Once thought to be a cross between a camel and a leopard, the giraffe is now a commonly recognized animal in its own right. However, spotting one on a Kenya and Tanzania safari is still a treat for nature enthusiasts.
The giraffe is the tallest living animal, measuring as high as 20 feet. Their long necks allow them to reach into trees to maintain their herbivorous diet, and their legs — usually measuring about six feet high — allow them to run at speeds of 35 miles per hour at a gallop.
Quick movements of the giraffe's head on its long neck would seem to cause dizziness in the animal just like it would in humans. However, the giraffe has adapted to have highly elastic blood vessels with a series of valves that help to offset the sudden influx of blood when the head is raised, lowered or swung quickly, preventing fainting in the animal, according to the African Wildlife Foundation.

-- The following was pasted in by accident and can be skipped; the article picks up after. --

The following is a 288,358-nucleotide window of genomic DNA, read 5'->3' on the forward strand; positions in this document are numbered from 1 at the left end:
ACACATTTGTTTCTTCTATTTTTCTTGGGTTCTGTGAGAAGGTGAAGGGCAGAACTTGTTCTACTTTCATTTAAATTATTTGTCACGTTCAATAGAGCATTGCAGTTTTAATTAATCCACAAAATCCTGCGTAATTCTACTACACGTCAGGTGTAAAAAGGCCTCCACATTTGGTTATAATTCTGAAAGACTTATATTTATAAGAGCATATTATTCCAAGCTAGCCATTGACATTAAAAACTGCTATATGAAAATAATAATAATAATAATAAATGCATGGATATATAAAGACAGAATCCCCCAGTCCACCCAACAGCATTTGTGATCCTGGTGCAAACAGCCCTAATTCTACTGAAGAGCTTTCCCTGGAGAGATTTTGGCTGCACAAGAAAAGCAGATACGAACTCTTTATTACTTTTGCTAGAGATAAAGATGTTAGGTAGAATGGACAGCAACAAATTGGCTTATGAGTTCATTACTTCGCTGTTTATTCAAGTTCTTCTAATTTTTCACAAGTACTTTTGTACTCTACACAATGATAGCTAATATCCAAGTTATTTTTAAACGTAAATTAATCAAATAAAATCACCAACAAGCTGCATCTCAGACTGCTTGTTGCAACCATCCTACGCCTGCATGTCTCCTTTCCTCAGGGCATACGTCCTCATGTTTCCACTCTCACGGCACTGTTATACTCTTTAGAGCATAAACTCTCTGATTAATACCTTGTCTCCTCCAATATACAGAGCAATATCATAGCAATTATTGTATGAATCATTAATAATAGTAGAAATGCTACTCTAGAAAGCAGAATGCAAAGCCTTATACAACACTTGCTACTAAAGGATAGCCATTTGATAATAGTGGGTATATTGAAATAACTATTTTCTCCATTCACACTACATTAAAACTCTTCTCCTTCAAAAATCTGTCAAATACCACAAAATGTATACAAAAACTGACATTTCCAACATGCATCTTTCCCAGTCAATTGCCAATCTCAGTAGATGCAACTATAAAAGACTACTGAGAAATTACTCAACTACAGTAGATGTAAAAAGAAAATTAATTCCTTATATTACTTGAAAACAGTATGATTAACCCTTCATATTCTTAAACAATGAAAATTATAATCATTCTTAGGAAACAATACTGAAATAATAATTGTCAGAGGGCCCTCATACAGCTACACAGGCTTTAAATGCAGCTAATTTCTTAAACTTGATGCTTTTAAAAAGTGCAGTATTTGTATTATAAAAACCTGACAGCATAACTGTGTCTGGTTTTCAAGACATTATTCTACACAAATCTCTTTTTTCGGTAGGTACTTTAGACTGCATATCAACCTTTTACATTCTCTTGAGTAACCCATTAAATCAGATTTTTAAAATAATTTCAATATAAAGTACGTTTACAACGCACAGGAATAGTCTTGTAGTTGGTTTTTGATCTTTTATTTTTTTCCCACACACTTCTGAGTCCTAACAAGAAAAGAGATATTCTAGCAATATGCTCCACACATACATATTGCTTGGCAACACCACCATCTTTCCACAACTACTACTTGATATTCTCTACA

Early records of the giraffe describe it as "magnificent in appearance, bizarre in form, unique in gait, colossal in height and inoffensive in character." Ancient peoples in Africa revered the animal, and some cultures still do today.
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